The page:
As to the first question, no one seems to know. What’s certain is that the few pro-shared parenting members of the committee were neither consulted in advance nor informed of the fait accompli. So who made the decision? I’ve emailed various people, but so far no one’s admitted to being “the decider.”
As to why the additional cases are to be analyzed, no one’s so far said a word. My own emails to Dr. Saini and to Deborah Brownyard Denny, who leads the anti-father faction of the committee, have yielded nothing. Saini directed me to Denny, who’s kept mum. Until I find out further, I’m going with my answer that’s included in this blog post. I think they didn’t like the outcome so they want a different one.
Was Saini’s research flawed? No one’s ever said so or even raised the possibility. Indeed, it’s not the type of study that’s terribly complicated to conduct. About the only hard part is selecting the cases from which to draw the data. Assuming that’s done on a randomized basis, accumulating the data is essentially a process of looking at files and tabulating the information. To whom was custody given? What kind of custody? Was there an allegation of DV? Child abuse? Etc. Face it, it’s pretty straight forward, so how flawed could Saini’s work be? If it is flawed in some hitherto unnoticed and unmentioned way, does the state intend to ask Saini for its money back?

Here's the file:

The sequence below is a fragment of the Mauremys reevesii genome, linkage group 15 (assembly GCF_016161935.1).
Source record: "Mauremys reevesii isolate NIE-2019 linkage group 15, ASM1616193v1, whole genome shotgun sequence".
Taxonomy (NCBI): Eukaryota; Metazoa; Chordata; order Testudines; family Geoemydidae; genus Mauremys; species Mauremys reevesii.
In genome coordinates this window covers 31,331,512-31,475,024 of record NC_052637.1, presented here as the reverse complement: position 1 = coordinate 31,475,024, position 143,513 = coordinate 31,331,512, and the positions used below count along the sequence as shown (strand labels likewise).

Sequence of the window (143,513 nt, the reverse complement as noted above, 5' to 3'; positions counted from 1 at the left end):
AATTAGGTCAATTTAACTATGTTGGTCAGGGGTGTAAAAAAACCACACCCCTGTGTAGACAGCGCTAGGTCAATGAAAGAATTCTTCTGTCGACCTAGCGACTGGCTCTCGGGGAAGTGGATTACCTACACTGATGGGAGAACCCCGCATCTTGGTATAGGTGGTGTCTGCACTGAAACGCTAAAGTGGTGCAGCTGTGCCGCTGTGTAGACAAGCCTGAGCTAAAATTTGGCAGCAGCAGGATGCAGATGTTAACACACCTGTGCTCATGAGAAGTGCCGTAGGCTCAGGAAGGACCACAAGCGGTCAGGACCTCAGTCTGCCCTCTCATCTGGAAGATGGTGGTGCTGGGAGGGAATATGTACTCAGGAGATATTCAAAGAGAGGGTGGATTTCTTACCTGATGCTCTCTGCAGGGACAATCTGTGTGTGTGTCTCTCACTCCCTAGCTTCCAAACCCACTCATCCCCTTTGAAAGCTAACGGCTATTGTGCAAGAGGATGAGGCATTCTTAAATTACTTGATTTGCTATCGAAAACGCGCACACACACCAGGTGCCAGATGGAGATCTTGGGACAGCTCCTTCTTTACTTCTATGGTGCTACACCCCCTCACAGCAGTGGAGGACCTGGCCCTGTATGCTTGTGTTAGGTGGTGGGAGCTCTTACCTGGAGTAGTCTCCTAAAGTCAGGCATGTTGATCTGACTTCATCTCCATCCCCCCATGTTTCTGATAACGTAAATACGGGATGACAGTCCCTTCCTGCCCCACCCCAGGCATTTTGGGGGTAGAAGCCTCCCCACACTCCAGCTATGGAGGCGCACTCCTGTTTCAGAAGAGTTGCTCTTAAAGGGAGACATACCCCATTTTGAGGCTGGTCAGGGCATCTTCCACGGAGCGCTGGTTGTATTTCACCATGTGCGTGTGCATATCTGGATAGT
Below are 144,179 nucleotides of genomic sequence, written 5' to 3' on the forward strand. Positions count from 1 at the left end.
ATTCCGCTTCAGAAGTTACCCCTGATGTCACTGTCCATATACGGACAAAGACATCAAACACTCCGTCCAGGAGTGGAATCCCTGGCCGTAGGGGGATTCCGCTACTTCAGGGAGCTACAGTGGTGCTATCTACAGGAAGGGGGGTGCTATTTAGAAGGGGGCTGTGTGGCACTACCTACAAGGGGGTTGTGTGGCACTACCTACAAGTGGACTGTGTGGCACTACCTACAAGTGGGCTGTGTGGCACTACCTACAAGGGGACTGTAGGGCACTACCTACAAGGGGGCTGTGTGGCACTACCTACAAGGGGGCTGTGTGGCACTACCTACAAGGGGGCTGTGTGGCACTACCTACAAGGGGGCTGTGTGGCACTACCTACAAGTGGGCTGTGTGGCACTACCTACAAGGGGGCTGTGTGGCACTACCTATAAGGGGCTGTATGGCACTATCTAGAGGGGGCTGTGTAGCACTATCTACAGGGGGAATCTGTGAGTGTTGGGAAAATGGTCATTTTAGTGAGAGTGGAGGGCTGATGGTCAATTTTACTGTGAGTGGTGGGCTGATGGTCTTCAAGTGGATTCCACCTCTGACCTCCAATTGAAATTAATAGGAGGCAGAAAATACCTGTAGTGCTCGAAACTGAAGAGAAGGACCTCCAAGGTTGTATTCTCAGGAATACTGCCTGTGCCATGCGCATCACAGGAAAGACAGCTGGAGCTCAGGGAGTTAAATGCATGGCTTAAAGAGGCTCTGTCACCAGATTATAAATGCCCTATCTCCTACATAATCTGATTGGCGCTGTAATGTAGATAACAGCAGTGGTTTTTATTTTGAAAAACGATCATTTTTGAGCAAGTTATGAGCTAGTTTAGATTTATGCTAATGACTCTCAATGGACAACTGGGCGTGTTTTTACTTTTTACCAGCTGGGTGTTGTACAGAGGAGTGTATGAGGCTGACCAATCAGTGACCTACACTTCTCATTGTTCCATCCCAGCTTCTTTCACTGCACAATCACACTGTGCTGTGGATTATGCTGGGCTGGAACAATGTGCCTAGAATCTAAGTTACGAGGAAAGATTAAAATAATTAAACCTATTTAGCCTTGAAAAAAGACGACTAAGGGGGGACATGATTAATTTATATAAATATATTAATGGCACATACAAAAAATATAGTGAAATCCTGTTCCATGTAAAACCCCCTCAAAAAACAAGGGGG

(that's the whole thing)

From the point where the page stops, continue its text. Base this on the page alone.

And speaking of money, where will the money come from to select, code and analyze these extra cases? Again, someone surely knows the answer, but no one’s so far given it.
As to why the state is refusing to allow its citizens access to records that are in fact owned by them and to which they supposedly have access, I’ll report on that next time.
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National Parents Organization is a non-profit that educates the public, families, educators, and legislators about the importance of shared parenting and how it can reduce conflict in children, parents, and extended families. Along with Shared Parenting we advocate for fair Child Support and Alimony Legislation. Want to get involved? Here’s how:
Together, we can drive home the family, child development, social and national benefits of shared parenting, and fair child support and alimony. Thank you for your activism.